Time to reinvent the newspaper -- 'or we're history'

Monday Book Review

April 11, 1994|By Barbara Samson Mills

MEDIA CIRCUS. By Howard Kurtz. Random House. 420 pages. $25.

RECENTLY, local radio commercials have been touting the virtues of radio advertising, claiming that the average reader scans a newspaper in 11 minutes. Similar TV spots earlier said that three out of four viewers now get their news from TV.

Has "the bulky paper that arrives on your doorstep every morning filled with yesterday's news become obsolete?" asks Howard Kurtz, press critic for the Washington Post.

It is true that newspapers across the country have suffered loss of revenue; even more of a barrier have been the new limits imposed on newspaper journalism by the purveyors of political correctness, so much so that many top papers "are flailing about and bungling stories for the sake of safety and volume readership, which leads them sometimes only a step away from tabloidism."

Mr. Kurtz cites a number of top stories and how they grew: Donald Trump held the top spot in headlines across the country for years in favor of other stories that were "kissed off" during that time: "The homeless, the urban poor . . . were all deemed hopelessly declasse during the '80s." Covering Donald Trump, the media "acted like little kids gorging ourselves on chocolate fudge." Mr. Trump was never questioned by the news media on whether he should build housing for the homeless in lieu of bigger and better gambling towers; he was a news maker who sold papers, and that was good enough.

Another case in point was the Los Angeles violence in April of 1992. "The mainstream press was once again tuned to the wrong frequency. The plain fact is that newspapers reflect the mood and values of white, middle-class society and that society by the early '90s had simply grown tired of the intractable problems of the urban underclass." If blacks and whites are at odds, it makes news. If only blacks are involved, "nobody gives a ---- about these people unless something goes down involving white people."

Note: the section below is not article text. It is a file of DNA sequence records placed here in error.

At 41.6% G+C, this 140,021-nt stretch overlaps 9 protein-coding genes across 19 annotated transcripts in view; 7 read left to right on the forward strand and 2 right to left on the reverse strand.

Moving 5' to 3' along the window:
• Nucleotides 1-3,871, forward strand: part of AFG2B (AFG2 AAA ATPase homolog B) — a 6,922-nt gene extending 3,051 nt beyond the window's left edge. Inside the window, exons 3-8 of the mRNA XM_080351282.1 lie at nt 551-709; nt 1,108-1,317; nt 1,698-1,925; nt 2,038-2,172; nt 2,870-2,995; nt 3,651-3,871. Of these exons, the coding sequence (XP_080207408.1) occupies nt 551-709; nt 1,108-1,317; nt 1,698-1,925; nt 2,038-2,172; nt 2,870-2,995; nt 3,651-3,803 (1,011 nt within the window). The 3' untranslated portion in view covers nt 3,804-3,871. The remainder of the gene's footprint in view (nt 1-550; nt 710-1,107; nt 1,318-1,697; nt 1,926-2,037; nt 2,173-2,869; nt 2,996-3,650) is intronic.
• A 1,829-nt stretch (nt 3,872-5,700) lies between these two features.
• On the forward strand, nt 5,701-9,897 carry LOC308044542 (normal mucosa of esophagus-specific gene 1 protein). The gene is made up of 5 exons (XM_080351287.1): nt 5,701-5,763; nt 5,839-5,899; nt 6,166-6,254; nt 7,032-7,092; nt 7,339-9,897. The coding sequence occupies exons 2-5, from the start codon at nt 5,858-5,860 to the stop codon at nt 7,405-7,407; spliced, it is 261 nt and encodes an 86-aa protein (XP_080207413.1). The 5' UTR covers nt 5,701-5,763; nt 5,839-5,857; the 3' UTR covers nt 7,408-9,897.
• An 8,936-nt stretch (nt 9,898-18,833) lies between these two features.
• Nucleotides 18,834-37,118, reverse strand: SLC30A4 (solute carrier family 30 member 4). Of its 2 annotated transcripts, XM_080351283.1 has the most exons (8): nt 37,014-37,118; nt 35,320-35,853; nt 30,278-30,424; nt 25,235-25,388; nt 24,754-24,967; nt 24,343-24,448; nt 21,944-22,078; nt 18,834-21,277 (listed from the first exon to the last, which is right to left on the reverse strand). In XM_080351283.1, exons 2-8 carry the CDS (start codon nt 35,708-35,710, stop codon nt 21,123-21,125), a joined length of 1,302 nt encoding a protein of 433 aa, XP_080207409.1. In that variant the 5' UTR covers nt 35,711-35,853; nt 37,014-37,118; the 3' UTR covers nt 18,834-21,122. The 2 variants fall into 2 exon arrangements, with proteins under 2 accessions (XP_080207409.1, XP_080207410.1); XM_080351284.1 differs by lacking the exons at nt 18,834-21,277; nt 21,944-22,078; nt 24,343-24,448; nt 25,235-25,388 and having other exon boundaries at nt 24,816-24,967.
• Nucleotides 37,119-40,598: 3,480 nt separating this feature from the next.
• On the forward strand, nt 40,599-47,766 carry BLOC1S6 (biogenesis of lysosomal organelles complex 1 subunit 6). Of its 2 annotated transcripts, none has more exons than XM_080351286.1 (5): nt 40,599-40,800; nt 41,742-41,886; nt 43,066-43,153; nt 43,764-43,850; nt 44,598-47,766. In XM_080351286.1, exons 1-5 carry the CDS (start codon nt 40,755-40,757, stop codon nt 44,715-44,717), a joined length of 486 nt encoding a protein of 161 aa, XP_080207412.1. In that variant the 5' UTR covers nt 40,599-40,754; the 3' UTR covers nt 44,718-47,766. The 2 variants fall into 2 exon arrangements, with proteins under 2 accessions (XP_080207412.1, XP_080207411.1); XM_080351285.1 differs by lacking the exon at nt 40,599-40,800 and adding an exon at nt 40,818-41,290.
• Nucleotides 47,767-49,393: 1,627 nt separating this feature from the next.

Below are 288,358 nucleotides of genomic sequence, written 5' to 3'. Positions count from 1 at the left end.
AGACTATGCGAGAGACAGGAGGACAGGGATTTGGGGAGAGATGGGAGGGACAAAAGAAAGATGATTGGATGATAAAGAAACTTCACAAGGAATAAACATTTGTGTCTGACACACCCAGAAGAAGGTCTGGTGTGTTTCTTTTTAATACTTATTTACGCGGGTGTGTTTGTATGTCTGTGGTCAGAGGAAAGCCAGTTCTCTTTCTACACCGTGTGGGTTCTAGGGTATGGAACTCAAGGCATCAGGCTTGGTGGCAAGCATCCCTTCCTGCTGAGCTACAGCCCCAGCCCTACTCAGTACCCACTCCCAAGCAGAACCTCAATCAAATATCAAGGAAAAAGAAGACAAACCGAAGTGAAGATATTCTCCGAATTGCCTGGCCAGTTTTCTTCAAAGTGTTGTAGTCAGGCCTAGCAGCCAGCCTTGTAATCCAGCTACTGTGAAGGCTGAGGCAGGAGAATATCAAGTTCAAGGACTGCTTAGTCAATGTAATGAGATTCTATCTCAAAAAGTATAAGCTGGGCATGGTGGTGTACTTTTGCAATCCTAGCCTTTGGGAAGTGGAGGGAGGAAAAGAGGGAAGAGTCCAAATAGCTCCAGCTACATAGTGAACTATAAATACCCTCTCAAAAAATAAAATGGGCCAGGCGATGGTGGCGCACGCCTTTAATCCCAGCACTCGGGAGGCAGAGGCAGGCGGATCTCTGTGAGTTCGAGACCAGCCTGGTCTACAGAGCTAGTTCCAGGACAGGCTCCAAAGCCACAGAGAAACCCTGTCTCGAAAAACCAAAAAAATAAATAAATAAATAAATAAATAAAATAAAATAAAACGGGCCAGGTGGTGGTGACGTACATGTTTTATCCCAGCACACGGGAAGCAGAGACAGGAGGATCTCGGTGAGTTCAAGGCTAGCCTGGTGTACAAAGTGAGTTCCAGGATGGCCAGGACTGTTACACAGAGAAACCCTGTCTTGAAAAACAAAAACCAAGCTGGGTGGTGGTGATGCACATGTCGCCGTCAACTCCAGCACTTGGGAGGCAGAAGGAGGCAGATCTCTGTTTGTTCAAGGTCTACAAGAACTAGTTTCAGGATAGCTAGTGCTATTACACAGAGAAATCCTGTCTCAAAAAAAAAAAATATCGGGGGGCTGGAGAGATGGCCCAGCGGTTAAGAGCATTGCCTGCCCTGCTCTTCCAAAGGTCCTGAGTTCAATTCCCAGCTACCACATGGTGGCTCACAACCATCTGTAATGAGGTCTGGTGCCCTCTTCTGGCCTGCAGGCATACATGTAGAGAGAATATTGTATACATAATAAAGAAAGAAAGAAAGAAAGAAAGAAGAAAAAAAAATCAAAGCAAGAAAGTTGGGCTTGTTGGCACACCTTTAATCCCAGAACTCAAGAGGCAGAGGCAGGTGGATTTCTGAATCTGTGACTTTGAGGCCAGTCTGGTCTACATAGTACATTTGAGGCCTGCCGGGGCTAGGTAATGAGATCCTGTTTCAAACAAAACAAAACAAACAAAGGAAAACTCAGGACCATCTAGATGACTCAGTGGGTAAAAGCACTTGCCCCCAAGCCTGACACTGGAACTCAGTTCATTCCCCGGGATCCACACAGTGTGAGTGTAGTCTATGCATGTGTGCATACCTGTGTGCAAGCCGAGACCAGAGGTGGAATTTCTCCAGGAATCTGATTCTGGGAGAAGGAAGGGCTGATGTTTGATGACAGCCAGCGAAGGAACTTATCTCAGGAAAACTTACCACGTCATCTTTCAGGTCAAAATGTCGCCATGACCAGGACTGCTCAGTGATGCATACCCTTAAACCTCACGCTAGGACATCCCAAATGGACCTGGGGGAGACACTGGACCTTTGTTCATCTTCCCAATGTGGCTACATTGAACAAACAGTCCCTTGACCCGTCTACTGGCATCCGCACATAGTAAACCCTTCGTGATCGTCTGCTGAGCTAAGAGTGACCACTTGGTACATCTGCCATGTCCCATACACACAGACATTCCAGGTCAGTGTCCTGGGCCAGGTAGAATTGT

A blatant example was the Rodney King travesty and all that followed. "Still, one had to ask: Where was the press all along? Why was the anguish of city poverty and the ugliness of racial hatred suddenly page-one news. The despair of urban Americans had been the S&L issue of 1992, hidden in plain view until it exploded."

The journalistic weakness of which Mr. Kurtz writes apparently has no bounds. "There are no rules anymore, no corner of human behavior into which prying reporters won't poke. All of the [print] media . . . have been infected by a tabloid culture that celebrates sleaze." For years the press knew all the dirty little (and big) secrets of public officials and didn't tell the readers. President Kennedy's now-famous flings were well known to the journalistic elite: "The media have gradually broadened their definition of what voters need to know to evaluate a person's fitness for public office . . . the press acts as mother superior, party boss, neighborhood snoop and cop on the beat . . . but now that we have whetted the public's appetite for the seamy stuff, the forces of capitalism have prevailed: If one outlet doesn't provide it, someone else will."

Mr. Kurtz goes on to analyze many more of the top stories of the last decade. Homosexuality: "Some newsrooms remain uncomfortable with the subject." The Thomas-Hill clash: "The press didn't try hard enough." During the gulf war, the "press got its butt kicked . . . having given up their birthright with barely a whimper, the newspapers compounded their disgrace by blithely becoming sponsors of a parade to celebrate a war that they were in effect not allowed to cover as professionals."

Some 150 newspapers have folded since 1970; Mr. Kurtz thinks there is an answer to the demise: "Make people mad, write about outrages and injustice . . . Tell us things the authorities don't want us to know . . . Make us laugh . . . Touch readers in their daily lives . . . Let's sink our teeth into subjects that people care about . . . Break the shackles of mindless objectivity . . . Turn the writers loose . . . Set the agenda . . . Make it a picture medium . . . Satisfy the specialists . . . Liberate the op-ed pages . . . Connect with the community. It is a time for boldness, for risk-taking, for once again reinventing the daily newspapers. Otherwise we are history."

Barbara Samson Mills is a writer in Monkton.

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